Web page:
Hydro completes CSO trial scheme in China
Hydro International has completed its first Combined Sewer Overflow (CSO) installation in China that has been funded through a Chinese government special innovation initiative. The trial scheme will help improve urban inland river water quality.
As part of China’s National Water Pollution Control and Treatment Science and Technology Project, Hydro International has provided a Storm King advanced hydrodynamic vortex separation system in Chaohu city in the eastern province of Anhui.
Hydro International’s China Business Manager, Charlie Zhong, said: “After hearing of the Storm King’s sustainable, no-power solution for high-performance pollutant removal, XiaoWangZhuangZhonggou retrofit engineering project research engineers from Shanghai contacted Hydro International. A trial site was identified in Chaohu city to assess the Storm King’s suitability with a view to recommending it as a Combined Sewer Overflow solution that could help solve wider water quality challenges in Anhui and potentially throughout China.”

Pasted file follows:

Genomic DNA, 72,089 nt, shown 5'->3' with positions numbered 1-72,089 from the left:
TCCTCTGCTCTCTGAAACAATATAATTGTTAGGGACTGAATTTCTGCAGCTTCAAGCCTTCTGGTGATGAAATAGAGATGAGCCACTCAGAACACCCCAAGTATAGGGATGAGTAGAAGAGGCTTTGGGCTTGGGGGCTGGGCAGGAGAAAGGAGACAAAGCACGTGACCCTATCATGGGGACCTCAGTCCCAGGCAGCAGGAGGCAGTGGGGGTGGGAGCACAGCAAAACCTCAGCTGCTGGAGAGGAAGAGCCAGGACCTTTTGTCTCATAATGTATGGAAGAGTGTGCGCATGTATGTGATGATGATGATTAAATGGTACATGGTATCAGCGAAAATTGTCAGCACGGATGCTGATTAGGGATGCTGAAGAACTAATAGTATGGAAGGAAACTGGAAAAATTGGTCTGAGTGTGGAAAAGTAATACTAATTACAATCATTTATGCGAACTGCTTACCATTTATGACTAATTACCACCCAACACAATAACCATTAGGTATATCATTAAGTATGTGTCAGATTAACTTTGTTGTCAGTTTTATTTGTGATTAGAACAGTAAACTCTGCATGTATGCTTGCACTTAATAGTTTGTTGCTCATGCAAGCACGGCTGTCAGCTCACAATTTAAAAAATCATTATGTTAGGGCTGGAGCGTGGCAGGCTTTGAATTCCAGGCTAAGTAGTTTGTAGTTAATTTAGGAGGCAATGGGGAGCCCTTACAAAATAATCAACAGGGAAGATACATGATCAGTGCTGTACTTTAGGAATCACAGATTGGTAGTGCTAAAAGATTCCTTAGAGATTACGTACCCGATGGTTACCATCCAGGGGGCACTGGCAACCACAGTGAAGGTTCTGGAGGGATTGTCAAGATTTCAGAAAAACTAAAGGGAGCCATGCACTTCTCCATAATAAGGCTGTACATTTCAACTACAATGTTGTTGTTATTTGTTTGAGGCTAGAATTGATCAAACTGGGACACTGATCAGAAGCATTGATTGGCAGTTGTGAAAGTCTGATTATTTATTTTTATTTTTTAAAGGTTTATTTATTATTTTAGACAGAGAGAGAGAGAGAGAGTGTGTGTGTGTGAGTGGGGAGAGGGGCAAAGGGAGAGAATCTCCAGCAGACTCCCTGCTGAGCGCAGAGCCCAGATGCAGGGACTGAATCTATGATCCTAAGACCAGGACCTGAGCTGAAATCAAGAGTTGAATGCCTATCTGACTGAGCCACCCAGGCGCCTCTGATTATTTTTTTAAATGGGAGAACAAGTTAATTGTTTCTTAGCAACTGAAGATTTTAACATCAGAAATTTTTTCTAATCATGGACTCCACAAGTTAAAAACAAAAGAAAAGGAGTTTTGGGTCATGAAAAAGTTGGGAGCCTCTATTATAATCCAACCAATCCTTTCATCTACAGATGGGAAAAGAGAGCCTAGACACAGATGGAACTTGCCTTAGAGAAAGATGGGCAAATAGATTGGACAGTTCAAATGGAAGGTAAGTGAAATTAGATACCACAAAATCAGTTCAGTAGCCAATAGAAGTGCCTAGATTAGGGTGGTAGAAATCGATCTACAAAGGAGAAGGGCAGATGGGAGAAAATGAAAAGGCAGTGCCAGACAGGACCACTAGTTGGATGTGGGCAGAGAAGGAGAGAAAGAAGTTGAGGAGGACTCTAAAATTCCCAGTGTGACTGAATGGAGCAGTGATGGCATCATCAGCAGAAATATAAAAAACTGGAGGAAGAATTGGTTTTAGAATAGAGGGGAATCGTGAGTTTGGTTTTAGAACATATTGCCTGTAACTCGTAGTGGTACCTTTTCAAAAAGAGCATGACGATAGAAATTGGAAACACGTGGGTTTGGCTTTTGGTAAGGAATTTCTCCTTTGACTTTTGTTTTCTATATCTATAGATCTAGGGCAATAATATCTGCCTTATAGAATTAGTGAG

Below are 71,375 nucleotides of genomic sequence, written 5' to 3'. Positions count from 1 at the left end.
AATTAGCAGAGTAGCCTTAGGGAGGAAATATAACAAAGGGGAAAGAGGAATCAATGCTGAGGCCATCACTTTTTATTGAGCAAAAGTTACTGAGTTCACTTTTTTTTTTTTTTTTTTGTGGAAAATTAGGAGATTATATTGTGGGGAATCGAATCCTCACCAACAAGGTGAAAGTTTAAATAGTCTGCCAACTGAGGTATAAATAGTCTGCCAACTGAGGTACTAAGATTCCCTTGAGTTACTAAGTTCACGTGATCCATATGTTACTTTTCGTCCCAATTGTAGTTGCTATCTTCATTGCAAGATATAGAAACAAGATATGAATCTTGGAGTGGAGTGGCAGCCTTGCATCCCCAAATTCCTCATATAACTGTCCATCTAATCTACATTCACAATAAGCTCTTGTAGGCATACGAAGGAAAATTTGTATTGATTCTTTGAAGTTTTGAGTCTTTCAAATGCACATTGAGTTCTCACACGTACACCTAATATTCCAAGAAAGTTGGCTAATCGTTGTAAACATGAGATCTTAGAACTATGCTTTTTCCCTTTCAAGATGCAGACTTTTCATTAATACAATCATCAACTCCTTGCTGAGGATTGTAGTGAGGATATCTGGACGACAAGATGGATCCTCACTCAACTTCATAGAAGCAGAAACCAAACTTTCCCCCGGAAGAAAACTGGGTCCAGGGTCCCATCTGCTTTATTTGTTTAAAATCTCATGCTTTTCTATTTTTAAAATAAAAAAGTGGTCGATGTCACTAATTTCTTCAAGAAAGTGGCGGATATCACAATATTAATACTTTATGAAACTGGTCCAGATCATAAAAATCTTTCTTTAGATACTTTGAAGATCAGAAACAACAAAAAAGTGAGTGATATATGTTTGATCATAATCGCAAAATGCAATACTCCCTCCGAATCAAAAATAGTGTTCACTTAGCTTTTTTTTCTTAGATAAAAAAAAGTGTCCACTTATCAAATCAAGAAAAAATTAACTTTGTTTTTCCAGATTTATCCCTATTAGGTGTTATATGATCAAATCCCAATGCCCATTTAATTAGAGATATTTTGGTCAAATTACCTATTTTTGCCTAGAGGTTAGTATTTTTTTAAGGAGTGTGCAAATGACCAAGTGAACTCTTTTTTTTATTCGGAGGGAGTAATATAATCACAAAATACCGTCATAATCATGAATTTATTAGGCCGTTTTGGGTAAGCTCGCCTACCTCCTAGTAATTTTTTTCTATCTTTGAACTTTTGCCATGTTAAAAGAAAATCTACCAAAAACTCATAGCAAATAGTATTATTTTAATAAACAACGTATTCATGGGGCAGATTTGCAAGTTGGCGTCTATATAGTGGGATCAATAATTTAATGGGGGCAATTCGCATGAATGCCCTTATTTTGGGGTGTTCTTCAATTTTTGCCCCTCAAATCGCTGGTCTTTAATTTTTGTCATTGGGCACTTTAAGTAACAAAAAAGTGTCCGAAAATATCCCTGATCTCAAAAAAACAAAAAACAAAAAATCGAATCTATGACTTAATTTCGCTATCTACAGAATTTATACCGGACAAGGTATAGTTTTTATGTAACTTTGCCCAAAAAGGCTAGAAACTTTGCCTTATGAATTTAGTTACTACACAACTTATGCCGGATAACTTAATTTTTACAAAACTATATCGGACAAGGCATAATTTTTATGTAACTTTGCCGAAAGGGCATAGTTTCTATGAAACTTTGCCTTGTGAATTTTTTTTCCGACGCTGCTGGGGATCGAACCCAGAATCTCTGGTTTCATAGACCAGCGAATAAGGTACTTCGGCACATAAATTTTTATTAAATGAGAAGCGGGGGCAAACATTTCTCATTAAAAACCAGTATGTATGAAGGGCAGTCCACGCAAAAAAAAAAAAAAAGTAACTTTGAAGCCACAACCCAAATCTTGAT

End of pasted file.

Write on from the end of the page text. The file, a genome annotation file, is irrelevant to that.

The Storm King prevents the highly polluting sediments that are re-suspended in sewer water during peak storm events from being discharged into the XiErChi River, one of the inland rivers in Chaohu City. With a design average flow rate of 200l/s and a peak flow rate of 300l/s, it will prevent floatables, grit and sediment carried in the sewer network from entering the watercourse.
The installation is designed to take out 95% of 200 micron grit and sediment, with average 50% Total Suspended Solids (TSS) removal, achieving average 30% Biological Oxygen Demand (BOD). The retained effluent is diverted back through the sewer network to a nearby wastewater treatment works for processing.
Zhong said: “A major advantage of the Storm King is that it is activated automatically by the rising flow of water during heavy rainfall periods. It does not need power and has no moving parts, so requires minimal maintenance.”
Unusually, the Chaohu Storm King has been constructed in a raised position, so it can be viewed in a public area to encourage community engagement in water quality improvements.
The National Water Pollution Control and Treatment Science and Technology Project, known as “water special”, is one of 16 major science and technology initiatives identified to make breakthrough progress in China over the next 15 years. Water projects cover six major themes incorporating lakes, rivers, urban water environment and drinking water.
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